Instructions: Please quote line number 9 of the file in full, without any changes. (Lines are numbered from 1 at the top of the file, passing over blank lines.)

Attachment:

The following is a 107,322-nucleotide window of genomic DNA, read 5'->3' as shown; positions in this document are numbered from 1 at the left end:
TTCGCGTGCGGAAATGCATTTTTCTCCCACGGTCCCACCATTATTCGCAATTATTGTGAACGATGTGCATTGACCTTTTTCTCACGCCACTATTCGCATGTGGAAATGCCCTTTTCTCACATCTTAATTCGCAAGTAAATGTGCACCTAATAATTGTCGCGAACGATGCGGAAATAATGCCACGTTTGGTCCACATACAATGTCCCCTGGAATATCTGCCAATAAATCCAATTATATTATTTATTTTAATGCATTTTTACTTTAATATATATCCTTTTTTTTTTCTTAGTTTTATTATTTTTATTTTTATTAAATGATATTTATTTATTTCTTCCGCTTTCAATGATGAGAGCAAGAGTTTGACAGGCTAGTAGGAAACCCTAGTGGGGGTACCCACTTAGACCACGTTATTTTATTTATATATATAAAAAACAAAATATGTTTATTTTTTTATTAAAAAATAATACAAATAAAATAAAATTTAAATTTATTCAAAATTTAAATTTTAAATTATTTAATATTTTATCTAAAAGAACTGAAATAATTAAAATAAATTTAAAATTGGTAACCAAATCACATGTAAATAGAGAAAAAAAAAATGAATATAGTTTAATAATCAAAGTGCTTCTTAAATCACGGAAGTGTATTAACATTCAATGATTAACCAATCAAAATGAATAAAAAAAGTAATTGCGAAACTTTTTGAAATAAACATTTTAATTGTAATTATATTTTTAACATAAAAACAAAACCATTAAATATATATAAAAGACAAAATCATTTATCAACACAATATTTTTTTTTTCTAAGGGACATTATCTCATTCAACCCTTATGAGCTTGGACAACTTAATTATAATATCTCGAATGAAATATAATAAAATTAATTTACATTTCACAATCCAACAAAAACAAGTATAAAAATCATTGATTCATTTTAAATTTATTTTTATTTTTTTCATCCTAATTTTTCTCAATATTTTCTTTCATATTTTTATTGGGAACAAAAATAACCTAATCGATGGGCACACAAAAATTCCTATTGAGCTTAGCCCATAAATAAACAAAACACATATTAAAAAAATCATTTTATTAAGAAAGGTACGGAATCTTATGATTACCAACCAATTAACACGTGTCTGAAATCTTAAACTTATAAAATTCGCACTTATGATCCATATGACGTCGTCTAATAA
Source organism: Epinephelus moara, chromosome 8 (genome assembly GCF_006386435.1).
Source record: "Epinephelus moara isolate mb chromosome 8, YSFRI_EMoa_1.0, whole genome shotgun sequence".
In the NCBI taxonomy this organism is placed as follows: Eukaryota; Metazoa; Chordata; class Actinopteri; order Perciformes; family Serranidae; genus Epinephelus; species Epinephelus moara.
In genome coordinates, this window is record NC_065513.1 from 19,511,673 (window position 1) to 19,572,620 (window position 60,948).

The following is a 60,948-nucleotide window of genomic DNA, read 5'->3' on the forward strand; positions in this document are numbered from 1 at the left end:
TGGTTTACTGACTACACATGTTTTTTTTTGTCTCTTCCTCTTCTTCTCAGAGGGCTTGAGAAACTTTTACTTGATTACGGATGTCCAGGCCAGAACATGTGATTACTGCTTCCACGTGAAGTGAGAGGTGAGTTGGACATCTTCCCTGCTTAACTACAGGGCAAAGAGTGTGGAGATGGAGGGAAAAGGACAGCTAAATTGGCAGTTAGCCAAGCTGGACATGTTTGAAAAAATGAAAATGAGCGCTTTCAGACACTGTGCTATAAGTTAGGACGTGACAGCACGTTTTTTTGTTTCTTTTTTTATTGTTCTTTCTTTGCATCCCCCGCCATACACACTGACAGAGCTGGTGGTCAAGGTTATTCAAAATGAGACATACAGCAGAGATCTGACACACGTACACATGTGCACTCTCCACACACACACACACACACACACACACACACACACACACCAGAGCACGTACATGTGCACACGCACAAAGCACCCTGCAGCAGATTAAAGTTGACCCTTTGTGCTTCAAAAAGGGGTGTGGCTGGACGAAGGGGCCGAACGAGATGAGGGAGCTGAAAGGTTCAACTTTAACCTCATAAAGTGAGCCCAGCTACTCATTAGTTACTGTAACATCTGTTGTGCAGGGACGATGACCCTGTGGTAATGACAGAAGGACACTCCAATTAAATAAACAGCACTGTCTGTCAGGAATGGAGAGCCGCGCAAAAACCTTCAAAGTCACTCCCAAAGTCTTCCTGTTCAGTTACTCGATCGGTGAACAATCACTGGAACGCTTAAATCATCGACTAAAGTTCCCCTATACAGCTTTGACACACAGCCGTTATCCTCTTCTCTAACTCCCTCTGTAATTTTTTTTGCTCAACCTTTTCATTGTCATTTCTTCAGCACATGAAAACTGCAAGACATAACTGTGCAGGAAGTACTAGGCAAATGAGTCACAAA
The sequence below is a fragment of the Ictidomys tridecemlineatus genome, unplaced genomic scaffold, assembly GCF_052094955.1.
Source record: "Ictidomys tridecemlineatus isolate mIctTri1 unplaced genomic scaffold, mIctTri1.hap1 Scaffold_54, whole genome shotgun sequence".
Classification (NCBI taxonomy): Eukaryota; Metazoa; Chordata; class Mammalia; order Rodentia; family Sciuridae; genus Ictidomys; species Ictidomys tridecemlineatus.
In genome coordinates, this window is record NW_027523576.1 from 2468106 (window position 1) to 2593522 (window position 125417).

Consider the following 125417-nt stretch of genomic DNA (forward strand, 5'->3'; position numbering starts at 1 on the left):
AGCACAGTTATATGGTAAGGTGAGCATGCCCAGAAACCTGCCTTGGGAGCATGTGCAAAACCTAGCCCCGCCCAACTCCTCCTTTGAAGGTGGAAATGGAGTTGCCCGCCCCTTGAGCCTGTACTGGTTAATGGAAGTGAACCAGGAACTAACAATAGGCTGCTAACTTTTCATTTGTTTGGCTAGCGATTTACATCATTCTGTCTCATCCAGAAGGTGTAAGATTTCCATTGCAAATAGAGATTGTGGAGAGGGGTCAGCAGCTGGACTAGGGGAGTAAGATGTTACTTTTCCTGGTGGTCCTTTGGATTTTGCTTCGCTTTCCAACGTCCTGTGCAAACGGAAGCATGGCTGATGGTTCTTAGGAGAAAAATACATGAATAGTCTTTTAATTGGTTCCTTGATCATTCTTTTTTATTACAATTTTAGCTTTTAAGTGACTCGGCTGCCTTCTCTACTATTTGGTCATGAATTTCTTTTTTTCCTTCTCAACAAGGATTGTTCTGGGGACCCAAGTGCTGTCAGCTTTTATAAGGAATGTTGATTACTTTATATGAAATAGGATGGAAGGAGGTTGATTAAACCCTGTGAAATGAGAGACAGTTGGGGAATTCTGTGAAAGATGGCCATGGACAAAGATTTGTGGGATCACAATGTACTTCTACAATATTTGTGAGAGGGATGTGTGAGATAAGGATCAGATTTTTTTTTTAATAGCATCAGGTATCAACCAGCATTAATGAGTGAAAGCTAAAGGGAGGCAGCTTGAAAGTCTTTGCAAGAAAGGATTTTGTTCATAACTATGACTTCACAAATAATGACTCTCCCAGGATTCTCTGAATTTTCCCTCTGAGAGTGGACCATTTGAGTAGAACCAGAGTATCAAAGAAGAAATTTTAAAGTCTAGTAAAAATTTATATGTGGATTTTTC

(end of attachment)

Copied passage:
The sequence below is a fragment of the Ictidomys tridecemlineatus genome, unplaced genomic scaffold, assembly GCF_052094955.1.